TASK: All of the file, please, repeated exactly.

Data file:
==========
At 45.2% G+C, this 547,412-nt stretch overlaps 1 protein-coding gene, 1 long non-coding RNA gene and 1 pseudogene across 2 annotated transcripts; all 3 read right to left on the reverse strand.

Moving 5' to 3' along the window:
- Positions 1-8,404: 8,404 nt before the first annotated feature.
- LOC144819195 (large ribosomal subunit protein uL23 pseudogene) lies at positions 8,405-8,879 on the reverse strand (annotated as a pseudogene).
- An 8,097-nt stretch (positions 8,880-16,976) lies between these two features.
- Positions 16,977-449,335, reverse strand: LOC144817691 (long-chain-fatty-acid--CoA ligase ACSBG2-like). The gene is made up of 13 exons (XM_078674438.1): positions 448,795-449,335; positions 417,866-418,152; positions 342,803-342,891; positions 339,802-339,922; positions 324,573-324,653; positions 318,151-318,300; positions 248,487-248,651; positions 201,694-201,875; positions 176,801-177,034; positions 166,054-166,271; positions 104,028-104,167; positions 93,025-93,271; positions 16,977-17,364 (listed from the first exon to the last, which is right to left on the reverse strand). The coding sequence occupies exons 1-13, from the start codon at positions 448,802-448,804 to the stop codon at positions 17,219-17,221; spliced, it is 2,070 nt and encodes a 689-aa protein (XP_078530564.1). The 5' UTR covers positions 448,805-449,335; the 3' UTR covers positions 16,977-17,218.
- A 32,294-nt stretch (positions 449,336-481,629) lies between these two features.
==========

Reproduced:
At 45.2% G+C, this 547,412-nt stretch overlaps 1 protein-coding gene, 1 long non-coding RNA gene and 1 pseudogene across 2 annotated transcripts; all 3 read right to left on the reverse strand.

Moving 5' to 3' along the window:
- Positions 1-8,404: 8,404 nt before the first annotated feature.
- LOC144819195 (large ribosomal subunit protein uL23 pseudogene) lies at positions 8,405-8,879 on the reverse strand (annotated as a pseudogene).
- An 8,097-nt stretch (positions 8,880-16,976) lies between these two features.
- Positions 16,977-449,335, reverse strand: LOC144817691 (long-chain-fatty-acid--CoA ligase ACSBG2-like). The gene is made up of 13 exons (XM_078674438.1): positions 448,795-449,335; positions 417,866-418,152; positions 342,803-342,891; positions 339,802-339,922; positions 324,573-324,653; positions 318,151-318,300; positions 248,487-248,651; positions 201,694-201,875; positions 176,801-177,034; positions 166,054-166,271; positions 104,028-104,167; positions 93,025-93,271; positions 16,977-17,364 (listed from the first exon to the last, which is right to left on the reverse strand). The coding sequence occupies exons 1-13, from the start codon at positions 448,802-448,804 to the stop codon at positions 17,219-17,221; spliced, it is 2,070 nt and encodes a 689-aa protein (XP_078530564.1). The 5' UTR covers positions 448,805-449,335; the 3' UTR covers positions 16,977-17,218.
- A 32,294-nt stretch (positions 449,336-481,629) lies between these two features.